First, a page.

What the law says about pregnant workers in safety-sensitive positions For some women, becoming pregnant puts their jobs into new perspective. Woman with physically demanding jobs, or those who work in safety-sensitive positions, may wonder how long they can safely perform their job duties. However, in some cases, those women don’t have to wonder too long, because their employers force them off the job or fire them. While it’s generally unlawful to terminate someone for becoming pregnant, these types of situations do not often play out as obvious discrimination. For example: a woman might announce her pregnancy and then find herself terminated two weeks later over a minor infraction an employer may insist that having a pregnant woman in a certain position is a liability and then fire the woman because she presents a supposed safety risk, or a supervisor may attempt to make working conditions so unpleasant that the woman eventually feels forced to quit. So what does the law say about situations like these? And what can you do if your employer subjects you to potentially unlawful treatment because of a pregnancy? Laws that cover pregnancy There are several federal laws that govern how pregnancy is handled on [...]

1 12, 2016

Police Officers Collect $135,000 After Being Forced Off Job During Pregnancies

By |2016-12-01T20:36:26+00:00December 1st, 2016|Pregnancy Discrimination|0 Comments

Department wouldn’t let women work light duty, even though others could When police officer Lyndi Trischler got pregnant with her second child, she assumed she’d request light-duty and finish out her pregnancy in a desk job, just like she did with her first child. Unfortunately, that assumption was incorrect. It turns out that sometime after Trischler’s first pregnancy, the police department rewrote its policy on light-duty so that pregnant women were no longer eligible. Instead of working a desk job, Trischler was forced to take leave for the most of the second half of her pregnancy. She claims that much of that leave was unpaid. Trischler’s situation raises some important questions for pregnant employees who work in safety-sensitive jobs. Do employers have an obligation to offer light-duty jobs for pregnant workers? Is it reasonable to expect expectant mothers to just accept weeks or months of unpaid leave? Exceptions Made for Non-Pregnant Workers Trischler decided to fight back. She filed a complaint with the Equal Employment Opportunity Commission (EEOC), alleging that her employer, the City of Florence, KY, discriminated against her. Approximately six months later, Officer Samantha Riley filed a similar complaint against the city. At the time, Trischler and Riley [...]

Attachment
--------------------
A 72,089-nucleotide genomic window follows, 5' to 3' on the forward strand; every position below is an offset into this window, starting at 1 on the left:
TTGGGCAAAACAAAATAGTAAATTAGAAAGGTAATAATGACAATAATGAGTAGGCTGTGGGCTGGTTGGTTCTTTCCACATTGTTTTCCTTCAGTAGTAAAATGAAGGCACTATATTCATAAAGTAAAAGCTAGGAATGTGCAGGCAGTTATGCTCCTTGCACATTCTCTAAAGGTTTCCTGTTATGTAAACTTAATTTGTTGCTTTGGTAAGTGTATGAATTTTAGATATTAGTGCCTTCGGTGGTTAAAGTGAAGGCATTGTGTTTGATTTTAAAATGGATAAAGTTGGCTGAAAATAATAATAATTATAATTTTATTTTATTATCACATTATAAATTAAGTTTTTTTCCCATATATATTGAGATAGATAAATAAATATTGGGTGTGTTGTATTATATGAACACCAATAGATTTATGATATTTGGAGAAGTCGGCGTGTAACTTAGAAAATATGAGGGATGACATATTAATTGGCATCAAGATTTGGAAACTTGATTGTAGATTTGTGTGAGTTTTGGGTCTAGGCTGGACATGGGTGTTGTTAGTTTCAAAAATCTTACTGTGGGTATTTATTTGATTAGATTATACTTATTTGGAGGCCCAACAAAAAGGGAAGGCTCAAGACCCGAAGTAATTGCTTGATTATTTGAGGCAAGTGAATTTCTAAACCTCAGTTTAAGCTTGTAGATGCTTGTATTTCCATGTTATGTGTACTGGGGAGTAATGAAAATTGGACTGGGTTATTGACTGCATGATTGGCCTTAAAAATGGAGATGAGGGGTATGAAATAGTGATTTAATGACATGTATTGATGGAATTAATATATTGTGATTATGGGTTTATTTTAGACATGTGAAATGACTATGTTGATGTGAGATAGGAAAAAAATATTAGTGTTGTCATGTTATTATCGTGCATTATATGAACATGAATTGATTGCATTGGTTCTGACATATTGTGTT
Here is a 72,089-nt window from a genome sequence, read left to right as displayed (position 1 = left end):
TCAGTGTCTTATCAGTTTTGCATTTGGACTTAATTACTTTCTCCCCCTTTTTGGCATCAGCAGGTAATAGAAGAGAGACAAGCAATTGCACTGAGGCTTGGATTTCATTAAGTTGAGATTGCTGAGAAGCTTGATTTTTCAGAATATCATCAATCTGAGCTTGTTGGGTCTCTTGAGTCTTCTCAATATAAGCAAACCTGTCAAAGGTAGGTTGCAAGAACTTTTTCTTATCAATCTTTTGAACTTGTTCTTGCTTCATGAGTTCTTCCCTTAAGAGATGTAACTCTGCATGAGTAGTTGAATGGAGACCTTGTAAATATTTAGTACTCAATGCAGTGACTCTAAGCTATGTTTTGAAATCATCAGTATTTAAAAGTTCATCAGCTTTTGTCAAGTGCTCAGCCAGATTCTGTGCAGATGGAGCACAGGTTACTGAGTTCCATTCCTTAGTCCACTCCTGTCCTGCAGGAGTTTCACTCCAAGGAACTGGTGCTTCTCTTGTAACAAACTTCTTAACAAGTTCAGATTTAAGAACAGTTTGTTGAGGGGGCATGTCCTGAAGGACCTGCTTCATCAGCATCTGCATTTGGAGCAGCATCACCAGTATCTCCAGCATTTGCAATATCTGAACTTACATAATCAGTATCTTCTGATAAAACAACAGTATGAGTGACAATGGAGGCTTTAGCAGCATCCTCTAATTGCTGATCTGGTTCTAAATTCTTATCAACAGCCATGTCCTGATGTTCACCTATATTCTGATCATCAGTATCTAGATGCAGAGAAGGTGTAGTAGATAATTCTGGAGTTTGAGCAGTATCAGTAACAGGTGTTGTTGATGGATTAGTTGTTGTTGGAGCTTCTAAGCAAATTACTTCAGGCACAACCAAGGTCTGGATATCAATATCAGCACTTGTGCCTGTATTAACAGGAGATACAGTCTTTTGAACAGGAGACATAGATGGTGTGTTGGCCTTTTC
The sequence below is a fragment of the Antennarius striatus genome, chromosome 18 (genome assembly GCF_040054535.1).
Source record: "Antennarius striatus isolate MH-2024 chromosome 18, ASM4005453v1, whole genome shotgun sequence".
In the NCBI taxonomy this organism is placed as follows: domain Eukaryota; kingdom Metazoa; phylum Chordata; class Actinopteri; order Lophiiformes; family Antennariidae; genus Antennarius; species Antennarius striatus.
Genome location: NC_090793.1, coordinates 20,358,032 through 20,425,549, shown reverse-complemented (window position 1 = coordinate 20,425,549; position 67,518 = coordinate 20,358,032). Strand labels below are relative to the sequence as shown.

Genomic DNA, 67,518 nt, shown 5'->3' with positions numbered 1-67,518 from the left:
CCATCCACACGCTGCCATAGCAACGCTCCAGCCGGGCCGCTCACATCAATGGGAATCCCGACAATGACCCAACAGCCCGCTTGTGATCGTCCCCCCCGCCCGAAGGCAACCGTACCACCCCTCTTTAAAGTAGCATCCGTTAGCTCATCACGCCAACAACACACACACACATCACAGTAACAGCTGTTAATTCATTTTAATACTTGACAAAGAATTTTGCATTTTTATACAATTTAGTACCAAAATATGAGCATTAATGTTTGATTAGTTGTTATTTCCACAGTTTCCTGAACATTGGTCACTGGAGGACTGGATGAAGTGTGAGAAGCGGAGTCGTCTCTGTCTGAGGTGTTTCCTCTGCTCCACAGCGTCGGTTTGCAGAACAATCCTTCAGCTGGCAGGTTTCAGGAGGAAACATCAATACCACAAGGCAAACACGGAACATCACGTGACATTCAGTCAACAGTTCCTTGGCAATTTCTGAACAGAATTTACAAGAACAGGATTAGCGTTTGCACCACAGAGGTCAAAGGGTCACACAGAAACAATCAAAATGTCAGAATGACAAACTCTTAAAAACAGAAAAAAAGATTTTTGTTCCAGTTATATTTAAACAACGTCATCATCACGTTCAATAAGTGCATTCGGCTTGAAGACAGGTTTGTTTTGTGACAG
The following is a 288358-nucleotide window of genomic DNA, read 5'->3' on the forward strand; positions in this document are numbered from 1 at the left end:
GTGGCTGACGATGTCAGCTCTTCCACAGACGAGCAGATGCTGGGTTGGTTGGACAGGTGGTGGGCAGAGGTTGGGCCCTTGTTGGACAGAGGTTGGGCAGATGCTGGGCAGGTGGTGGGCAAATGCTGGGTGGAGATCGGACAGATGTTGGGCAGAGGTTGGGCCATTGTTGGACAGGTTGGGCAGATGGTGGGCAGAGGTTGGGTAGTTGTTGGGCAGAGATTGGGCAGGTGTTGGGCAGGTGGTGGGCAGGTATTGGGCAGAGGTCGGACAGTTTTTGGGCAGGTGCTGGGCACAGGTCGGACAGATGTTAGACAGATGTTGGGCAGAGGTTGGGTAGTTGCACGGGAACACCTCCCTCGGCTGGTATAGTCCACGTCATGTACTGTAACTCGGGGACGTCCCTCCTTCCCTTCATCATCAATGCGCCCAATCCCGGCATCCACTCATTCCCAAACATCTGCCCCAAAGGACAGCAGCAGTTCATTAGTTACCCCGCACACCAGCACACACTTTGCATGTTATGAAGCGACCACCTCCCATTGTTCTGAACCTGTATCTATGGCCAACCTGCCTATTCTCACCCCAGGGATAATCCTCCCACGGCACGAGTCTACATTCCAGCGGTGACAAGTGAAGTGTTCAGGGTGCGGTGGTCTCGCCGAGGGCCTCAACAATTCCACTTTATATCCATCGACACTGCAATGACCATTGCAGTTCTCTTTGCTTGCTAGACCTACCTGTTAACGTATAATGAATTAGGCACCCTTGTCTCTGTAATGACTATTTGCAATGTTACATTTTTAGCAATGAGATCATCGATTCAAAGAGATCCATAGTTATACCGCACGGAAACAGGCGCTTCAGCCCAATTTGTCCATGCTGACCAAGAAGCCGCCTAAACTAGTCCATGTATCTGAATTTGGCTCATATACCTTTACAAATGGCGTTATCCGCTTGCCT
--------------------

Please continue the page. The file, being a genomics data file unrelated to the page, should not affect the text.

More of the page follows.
17 11, 2016

How Do I Sue My Employer? What Employees Need to Know About the Legal Process

By |2017-07-29T08:41:58+00:00November 17th, 2016|Americans with Disabilities Act Claims, Family and Medical Leave Act Claims, Hostile Work Environment, Pregnancy Discrimination, Sexual Harassment, Wage Theft & Unpaid Wages, Workplace Discrimination, Wrongful Termination & Retaliation|0 Comments

What you need to do and when Filing a lawsuit against your employer can be a daunting process, especially if you’ve never had to navigate the legal system before. If you’re like a lot of people, you’re probably going to spend some time doing Internet research before you pick up the phone to call an attorney. While being informed is a great impulse, it’s also important to realize that the sooner you speak to an attorney, the more likely your complaint is going to come out to a successful conclusion. You may thinking, “Well, sure … you’re attorneys so of course you’re going to say that.” But the truth of the matter is that if you’re even considering filing a lawsuit against your employer, everything you say and do from that moment on can potentially be included in the suit. Creating a consistent and legally sound narrative from the beginning can be a significant advantage when facing off against an employer – especially if that employer has deep pockets. Let’s talk about what steps you need to take if you believe that you’ve been subjected to unlawful behavior or practices.  While it’s important to acknowledge that every situation is unique, [...]